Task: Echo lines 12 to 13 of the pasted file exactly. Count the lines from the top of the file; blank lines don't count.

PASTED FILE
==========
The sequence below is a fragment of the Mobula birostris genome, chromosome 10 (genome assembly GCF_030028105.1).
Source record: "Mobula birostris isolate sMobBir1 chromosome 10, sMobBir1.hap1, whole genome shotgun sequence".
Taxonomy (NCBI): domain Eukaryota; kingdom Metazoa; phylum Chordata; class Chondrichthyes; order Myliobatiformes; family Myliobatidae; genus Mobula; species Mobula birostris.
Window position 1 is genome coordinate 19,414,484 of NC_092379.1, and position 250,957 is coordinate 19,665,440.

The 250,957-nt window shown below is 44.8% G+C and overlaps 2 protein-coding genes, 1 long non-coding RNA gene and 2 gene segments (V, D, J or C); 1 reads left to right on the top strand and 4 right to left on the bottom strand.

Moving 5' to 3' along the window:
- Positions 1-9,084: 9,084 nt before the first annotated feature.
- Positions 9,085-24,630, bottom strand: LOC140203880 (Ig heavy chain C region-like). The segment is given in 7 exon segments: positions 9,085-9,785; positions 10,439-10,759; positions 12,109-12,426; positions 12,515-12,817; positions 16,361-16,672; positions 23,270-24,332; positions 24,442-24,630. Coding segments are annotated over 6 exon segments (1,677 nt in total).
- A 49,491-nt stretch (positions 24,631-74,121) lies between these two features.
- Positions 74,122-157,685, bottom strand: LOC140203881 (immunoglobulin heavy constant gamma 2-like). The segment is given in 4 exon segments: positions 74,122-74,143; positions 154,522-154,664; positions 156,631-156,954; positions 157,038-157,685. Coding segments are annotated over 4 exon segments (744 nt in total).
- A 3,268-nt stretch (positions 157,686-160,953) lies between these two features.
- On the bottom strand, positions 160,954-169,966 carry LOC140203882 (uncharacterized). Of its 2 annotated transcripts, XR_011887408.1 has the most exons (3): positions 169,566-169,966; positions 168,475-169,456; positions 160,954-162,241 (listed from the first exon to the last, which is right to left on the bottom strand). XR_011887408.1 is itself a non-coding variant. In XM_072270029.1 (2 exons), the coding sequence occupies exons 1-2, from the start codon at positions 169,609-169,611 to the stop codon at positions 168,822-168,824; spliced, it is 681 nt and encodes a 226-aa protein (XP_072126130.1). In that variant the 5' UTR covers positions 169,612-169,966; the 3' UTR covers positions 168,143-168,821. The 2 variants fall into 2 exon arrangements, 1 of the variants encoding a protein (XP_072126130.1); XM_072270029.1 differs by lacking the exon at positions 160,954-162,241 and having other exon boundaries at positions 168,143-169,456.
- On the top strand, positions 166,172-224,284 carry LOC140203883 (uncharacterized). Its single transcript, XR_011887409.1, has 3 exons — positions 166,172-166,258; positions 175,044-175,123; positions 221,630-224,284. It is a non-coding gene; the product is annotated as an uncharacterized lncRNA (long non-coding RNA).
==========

- On the bottom strand, positions 160,954-169,966 carry LOC140203882 (uncharacterized). Of its 2 annotated transcripts, XR_011887408.1 has the most exons (3): positions 169,566-169,966; positions 168,475-169,456; positions 160,954-162,241 (listed from the first exon to the last, which is right to left on the bottom strand). XR_011887408.1 is itself a non-coding variant. In XM_072270029.1 (2 exons), the coding sequence occupies exons 1-2, from the start codon at positions 169,609-169,611 to the stop codon at positions 168,822-168,824; spliced, it is 681 nt and encodes a 226-aa protein (XP_072126130.1). In that variant the 5' UTR covers positions 169,612-169,966; the 3' UTR covers positions 168,143-168,821. The 2 variants fall into 2 exon arrangements, 1 of the variants encoding a protein (XP_072126130.1); XM_072270029.1 differs by lacking the exon at positions 160,954-162,241 and having other exon boundaries at positions 168,143-169,456.
- On the top strand, positions 166,172-224,284 carry LOC140203883 (uncharacterized). Its single transcript, XR_011887409.1, has 3 exons — positions 166,172-166,258; positions 175,044-175,123; positions 221,630-224,284. It is a non-coding gene; the product is annotated as an uncharacterized lncRNA (long non-coding RNA).